Niels Bohr's greatest discovery was the atomic model. Bohr's model shows the atom as a positively charged nucleus surrounded by orbiting electrons. Bohr also discovered that electrons travel around the nucleus in distinct, concentric orbits.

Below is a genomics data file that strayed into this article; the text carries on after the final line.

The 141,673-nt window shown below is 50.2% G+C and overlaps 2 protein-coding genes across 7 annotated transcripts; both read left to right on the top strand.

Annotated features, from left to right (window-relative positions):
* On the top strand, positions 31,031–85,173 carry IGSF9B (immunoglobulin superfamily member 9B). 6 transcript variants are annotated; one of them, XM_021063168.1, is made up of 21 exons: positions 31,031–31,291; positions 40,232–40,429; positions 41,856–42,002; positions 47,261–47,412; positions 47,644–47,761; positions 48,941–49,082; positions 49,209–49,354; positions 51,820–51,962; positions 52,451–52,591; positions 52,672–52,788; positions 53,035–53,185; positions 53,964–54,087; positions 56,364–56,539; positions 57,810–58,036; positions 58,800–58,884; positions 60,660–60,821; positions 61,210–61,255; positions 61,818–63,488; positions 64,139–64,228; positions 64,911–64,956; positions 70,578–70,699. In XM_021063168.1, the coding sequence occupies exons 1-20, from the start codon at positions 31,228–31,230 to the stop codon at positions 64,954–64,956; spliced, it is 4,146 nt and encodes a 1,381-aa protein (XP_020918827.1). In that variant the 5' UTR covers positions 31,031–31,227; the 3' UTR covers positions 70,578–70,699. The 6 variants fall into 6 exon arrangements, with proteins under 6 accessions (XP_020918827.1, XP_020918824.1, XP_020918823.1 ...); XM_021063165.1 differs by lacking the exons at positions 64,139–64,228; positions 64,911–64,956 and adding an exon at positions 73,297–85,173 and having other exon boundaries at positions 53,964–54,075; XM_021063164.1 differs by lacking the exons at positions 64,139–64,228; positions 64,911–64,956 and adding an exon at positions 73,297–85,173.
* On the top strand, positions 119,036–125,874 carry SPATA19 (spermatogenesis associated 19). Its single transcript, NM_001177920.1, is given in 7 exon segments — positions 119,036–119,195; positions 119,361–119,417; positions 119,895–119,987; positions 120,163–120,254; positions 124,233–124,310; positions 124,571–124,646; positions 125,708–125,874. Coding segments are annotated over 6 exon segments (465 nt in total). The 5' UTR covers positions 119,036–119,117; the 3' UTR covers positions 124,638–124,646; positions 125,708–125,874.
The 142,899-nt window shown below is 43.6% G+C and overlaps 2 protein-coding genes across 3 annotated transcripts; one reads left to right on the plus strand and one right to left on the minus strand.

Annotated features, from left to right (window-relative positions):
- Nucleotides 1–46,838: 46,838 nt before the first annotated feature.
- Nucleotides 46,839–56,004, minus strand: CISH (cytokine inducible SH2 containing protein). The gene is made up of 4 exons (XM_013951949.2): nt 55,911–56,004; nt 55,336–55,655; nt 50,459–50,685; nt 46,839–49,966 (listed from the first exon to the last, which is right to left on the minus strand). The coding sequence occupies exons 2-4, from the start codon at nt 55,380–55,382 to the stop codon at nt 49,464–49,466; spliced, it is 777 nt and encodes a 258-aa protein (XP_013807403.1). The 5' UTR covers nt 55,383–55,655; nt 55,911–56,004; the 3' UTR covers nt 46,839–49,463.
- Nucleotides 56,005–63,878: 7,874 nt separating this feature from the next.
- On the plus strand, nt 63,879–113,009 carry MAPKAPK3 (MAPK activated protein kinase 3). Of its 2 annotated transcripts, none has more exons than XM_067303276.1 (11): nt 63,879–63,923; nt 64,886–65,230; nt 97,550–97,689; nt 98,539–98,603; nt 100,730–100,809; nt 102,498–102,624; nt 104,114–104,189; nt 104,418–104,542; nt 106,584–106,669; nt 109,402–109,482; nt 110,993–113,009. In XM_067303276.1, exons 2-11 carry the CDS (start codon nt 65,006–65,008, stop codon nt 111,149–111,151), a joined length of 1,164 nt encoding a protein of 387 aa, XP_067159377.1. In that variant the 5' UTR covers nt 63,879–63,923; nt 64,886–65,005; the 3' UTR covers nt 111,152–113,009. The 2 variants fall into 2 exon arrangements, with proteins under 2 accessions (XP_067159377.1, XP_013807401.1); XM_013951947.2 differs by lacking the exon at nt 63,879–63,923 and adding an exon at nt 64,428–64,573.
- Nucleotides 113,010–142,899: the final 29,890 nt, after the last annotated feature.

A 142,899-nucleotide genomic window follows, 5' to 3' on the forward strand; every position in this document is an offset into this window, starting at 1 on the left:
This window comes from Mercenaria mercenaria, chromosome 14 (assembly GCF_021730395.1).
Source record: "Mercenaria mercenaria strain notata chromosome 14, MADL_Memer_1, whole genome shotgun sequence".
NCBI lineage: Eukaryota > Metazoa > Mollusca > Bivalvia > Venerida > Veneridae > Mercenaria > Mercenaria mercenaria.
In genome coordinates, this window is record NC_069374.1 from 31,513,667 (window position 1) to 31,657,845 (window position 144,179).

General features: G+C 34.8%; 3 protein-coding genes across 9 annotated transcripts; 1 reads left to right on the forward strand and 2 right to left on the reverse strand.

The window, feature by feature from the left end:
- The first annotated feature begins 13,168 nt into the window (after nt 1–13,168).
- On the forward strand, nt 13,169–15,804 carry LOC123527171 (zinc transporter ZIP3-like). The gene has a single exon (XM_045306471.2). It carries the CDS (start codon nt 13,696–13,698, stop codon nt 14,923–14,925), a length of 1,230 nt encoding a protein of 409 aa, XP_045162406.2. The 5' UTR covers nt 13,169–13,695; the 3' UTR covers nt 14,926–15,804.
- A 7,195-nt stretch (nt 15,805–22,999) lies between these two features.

Bohr's atomic model contributed greatly to the development of the atomic bomb. His study of electrons formed the basis of quantum mechanics, a physics theory concerned with the relationship between energy and matter. Bohr was awarded the Nobel Prize in Physics in 1922 for his work on the atomic structure and radiation. The Niels Bohr Institute at the University of Copenhagen is named in his honor.